Property tax, millage tax, or ad valorem tax relies upon the fair market value of the property being taxed. The property tax rate is often given as a percentage. It may also be expressed as per mill, which is also known as a millage rate or mill levy.
Property taxes are imposed by the state, counties, cities, and all other taxing entities that levy ad valorem tax and/or special assessments. The millage rate is usually determined by county commissioners, city council members, and school board members, respectively. The taxes fund budgets for schools, police, fire stations, hospitals, trash or waste collection, sewers, roads and sidewalk maintenance, parks, libraries, and miscellaneous expenditures.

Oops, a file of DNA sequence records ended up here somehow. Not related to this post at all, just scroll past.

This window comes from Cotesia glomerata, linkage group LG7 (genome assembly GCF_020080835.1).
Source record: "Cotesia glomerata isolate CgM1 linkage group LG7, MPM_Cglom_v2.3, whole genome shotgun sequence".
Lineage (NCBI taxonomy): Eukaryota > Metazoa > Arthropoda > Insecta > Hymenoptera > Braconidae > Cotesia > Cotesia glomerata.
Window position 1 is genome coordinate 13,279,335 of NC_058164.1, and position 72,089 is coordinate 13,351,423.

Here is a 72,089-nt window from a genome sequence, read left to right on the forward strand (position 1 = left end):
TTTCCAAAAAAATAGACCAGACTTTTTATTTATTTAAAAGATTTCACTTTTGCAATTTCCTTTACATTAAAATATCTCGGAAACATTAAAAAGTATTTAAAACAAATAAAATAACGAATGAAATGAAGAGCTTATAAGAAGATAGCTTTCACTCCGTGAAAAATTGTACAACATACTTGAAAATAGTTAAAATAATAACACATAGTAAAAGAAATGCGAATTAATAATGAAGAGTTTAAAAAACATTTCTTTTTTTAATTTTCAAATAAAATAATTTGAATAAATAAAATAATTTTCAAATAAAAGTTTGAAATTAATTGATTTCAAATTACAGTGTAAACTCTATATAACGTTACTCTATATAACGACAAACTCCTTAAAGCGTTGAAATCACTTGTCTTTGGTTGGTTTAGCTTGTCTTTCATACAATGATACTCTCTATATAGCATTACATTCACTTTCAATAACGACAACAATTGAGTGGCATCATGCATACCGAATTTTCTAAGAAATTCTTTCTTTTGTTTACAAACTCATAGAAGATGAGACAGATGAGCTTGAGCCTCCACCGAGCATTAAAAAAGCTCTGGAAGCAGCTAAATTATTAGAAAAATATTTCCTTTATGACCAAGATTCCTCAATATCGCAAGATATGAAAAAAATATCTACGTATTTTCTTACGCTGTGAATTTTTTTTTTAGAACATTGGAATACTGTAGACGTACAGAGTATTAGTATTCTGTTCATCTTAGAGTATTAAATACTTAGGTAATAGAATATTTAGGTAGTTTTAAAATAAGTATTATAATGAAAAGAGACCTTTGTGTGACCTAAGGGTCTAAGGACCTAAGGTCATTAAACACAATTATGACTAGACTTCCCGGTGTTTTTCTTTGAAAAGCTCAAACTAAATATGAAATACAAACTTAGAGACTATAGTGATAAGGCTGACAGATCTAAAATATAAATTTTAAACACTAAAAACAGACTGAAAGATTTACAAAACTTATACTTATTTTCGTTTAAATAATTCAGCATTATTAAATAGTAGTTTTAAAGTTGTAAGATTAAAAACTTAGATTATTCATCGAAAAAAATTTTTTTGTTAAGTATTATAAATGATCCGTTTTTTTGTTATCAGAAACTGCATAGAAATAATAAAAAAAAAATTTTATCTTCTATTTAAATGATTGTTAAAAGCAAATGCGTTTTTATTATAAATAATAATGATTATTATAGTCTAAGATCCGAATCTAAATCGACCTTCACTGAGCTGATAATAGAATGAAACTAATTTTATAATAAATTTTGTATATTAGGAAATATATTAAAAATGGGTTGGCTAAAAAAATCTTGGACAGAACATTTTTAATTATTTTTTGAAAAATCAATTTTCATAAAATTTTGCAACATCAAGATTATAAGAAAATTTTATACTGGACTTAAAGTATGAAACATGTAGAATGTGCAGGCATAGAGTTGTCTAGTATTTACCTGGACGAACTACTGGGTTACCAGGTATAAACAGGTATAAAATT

Property tax applies to both real and personal property. Real and Personal property are subject to the same levy rate. The characteristic that distinguishes real property and personal property is mobility. Some real property examples include; land, structures, improvements to land, and certain equipment affixed to land or structures. Some personal property examples include; automobiles, aircraft, watercraft, mobile homes, trailers, heavy trucks, commercial machinery and office equipment.
Non-ad valorem, non-mill levy or special assessments may often be confused with ad valorem property tax. Special assessment relies upon a special enhancement called a “benefit” for its justification.
By state law, the County Treasurer is responsible for the billing, collection and distribution of taxes based on the tax roll received.